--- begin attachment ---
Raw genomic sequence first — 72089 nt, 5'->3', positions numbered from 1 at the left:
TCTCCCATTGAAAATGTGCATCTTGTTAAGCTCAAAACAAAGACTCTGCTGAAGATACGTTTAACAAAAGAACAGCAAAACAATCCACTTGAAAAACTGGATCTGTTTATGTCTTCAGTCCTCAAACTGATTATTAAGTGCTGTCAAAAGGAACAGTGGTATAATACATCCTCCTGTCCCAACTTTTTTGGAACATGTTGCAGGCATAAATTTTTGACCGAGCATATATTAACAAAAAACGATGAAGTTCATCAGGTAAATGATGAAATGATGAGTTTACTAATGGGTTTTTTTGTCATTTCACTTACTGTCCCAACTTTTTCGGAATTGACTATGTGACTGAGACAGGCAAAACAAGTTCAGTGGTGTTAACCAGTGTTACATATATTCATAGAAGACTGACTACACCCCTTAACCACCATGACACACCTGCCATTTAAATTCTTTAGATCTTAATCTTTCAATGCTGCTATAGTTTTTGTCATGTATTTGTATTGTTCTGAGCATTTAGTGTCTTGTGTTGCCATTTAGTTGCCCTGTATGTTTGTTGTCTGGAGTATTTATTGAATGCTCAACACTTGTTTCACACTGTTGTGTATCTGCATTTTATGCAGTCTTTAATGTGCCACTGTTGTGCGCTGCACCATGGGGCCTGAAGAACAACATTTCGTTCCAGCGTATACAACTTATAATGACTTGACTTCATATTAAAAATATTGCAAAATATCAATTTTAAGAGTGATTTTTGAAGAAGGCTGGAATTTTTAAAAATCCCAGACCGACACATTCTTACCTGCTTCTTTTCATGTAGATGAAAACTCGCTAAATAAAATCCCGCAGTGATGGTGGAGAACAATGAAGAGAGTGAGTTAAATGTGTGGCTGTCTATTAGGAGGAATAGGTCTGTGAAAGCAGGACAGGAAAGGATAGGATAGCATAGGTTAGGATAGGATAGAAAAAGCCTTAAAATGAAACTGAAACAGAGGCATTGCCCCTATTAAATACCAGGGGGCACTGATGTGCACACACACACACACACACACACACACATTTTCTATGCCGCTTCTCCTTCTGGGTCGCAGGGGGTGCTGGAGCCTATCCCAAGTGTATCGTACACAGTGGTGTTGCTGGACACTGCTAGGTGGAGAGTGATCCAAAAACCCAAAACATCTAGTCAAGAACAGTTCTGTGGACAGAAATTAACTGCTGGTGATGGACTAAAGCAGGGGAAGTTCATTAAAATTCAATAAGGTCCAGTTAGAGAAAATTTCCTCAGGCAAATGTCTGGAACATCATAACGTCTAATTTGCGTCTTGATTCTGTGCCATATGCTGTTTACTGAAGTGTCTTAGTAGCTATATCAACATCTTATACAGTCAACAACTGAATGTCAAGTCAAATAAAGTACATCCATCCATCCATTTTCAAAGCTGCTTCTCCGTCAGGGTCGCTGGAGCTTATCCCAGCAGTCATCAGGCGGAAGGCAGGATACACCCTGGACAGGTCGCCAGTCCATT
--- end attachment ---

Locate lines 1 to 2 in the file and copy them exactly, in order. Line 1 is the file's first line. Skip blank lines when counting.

Raw genomic sequence first — 72089 nt, 5'->3', positions numbered from 1 at the left:
TCTCCCATTGAAAATGTGCATCTTGTTAAGCTCAAAACAAAGACTCTGCTGAAGATACGTTTAACAAAAGAACAGCAAAACAATCCACTTGAAAAACTGGATCTGTTTATGTCTTCAGTCCTCAAACTGATTATTAAGTGCTGTCAAAAGGAACAGTGGTATAATACATCCTCCTGTCCCAACTTTTTTGGAACATGTTGCAGGCATAAATTTTTGACCGAGCATATATTAACAAAAAACGATGAAGTTCATCAGGTAAATGATGAAATGATGAGTTTACTAATGGGTTTTTTTGTCATTTCACTTACTGTCCCAACTTTTTCGGAATTGACTATGTGACTGAGACAGGCAAAACAAGTTCAGTGGTGTTAACCAGTGTTACATATATTCATAGAAGACTGACTACACCCCTTAACCACCATGACACACCTGCCATTTAAATTCTTTAGATCTTAATCTTTCAATGCTGCTATAGTTTTTGTCATGTATTTGTATTGTTCTGAGCATTTAGTGTCTTGTGTTGCCATTTAGTTGCCCTGTATGTTTGTTGTCTGGAGTATTTATTGAATGCTCAACACTTGTTTCACACTGTTGTGTATCTGCATTTTATGCAGTCTTTAATGTGCCACTGTTGTGCGCTGCACCATGGGGCCTGAAGAACAACATTTCGTTCCAGCGTATACAACTTATAATGACTTGACTTCATATTAAAAATATTGCAAAATATCAATTTTAAGAGTGATTTTTGAAGAAGGCTGGAATTTTTAAAAATCCCAGACCGACACATTCTTACCTGCTTCTTTTCATGTAGATGAAAACTCGCTAAATAAAATCCCGCAGTGATGGTGGAGAACAATGAAGAGAGTGAGTTAAATGTGTGGCTGTCTATTAGGAGGAATAGGTCTGTGAAAGCAGGACAGGAAAGGATAGGATAGCATAGGTTAGGATAGGATAGAAAAAGCCTTAAAATGAAACTGAAACAGAGGCATTGCCCCTATTAAATACCAGGGGGCACTGATGTGCACACACACACACACACACACACACACATTTTCTATGCCGCTTCTCCTTCTGGGTCGCAGGGGGTGCTGGAGCCTATCCCAAGTGTATCGTACACAGTGGTGTTGCTGGACACTGCTAGGTGGAGAGTGATCCAAAAACCCAAAACATCTAGTCAAGAACAGTTCTGTGGACAGAAATTAACTGCTGGTGATGGACTAAAGCAGGGGAAGTTCATTAAAATTCAATAAGGTCCAGTTAGAGAAAATTTCCTCAGGCAAATGTCTGGAACATCATAACGTCTAATTTGCGTCTTGATTCTGTGCCATATGCTGTTTACTGAAGTGTCTTAGTAGCTATATCAACATCTTATACAGTCAACAACTGAATGTCAAGTCAAATAAAGTACATCCATCCATCCATTTTCAAAGCTGCTTCTCCGTCAGGGTCGCTGGAGCTTATCCCAGCAGTCATCAGGCGGAAGGCAGGATACACCCTGGACAGGTCGCCAGTCCATT